Local needs, external requirements: Balancing the needs of a country’s educational system with the requirements of international recognition


The further development of any country and its economy rests on the quality of the educational system to provide quality instruction that fosters an environment of continual growth and development for its citizens. With the increased focus on capacity building in the global economy, all Newly Industrialized Countries (NICs) struggling with this concept in terms of goals versus reality. Although resources (wealth and human capital) are sustainability issues for any country, there are a few, such as those in the Arabian Gulf, who possess the wealth but still lack indigenous human capital for a sustainable educational system which does not solely depend upon outsourced or expatriate work forces (Luke 1983, Nadiri 1994, Ali 2001).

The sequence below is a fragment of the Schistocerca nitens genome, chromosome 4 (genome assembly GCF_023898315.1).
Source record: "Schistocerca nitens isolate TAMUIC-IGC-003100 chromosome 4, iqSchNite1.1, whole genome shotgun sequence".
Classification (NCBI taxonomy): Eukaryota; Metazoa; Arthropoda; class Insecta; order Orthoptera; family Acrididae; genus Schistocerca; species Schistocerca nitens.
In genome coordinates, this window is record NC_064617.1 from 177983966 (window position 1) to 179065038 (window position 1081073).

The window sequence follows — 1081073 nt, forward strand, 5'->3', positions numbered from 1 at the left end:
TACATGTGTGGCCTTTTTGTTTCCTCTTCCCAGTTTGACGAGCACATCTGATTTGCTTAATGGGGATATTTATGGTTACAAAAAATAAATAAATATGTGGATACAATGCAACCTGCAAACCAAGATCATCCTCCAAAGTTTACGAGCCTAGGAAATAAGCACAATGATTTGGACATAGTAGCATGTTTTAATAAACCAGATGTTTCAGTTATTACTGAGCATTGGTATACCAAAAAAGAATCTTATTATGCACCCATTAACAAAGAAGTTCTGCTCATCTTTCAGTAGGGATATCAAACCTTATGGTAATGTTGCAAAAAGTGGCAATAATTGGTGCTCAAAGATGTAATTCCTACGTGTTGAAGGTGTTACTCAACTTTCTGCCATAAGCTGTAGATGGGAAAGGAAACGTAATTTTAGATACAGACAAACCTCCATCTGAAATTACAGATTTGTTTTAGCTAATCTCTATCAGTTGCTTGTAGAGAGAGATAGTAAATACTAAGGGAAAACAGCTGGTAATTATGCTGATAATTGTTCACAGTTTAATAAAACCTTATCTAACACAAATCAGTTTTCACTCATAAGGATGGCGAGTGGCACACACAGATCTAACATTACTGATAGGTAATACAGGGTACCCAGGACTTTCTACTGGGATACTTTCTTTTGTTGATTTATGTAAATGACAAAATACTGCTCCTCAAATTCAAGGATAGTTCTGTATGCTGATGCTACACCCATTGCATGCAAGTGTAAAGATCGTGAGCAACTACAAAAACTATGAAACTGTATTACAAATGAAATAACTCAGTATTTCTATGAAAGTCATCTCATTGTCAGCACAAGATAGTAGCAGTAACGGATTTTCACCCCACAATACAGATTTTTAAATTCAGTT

While the United Arab Emirates (UAE), with the 4th largest oil reserves in the world, certainly does possess the wealth to provide education to its citizens, it has lacked in human capacity in terms of Emiratis entering educational fields. While the UAE has an indigenous population of less than 1 million, it has an expatriate work force over 3 million. In 2002 some 63% of the teaching workforce was expatriate – of male teacher teachers, some 92% were non- Emirati (UAE Ministry of Education and Youth 2002). Even though a decision to develop an indigenous educational system has been undertaken, a more cognizant understanding of the region must also be realized which makes it imperative that any legitimate institution must seek external validation to its quality. While Romani (2009) describes the ambitious intentions of governments in the GCC region to establish “world-class” universities, he notes the generally “meager” achievements of government-sponsored universities set up in the 1960’s on onwards to address the ever-growing lack of quality and standards, and, latterly, the likewise meager efforts of private institutions permitted to flourish with minimal impact.

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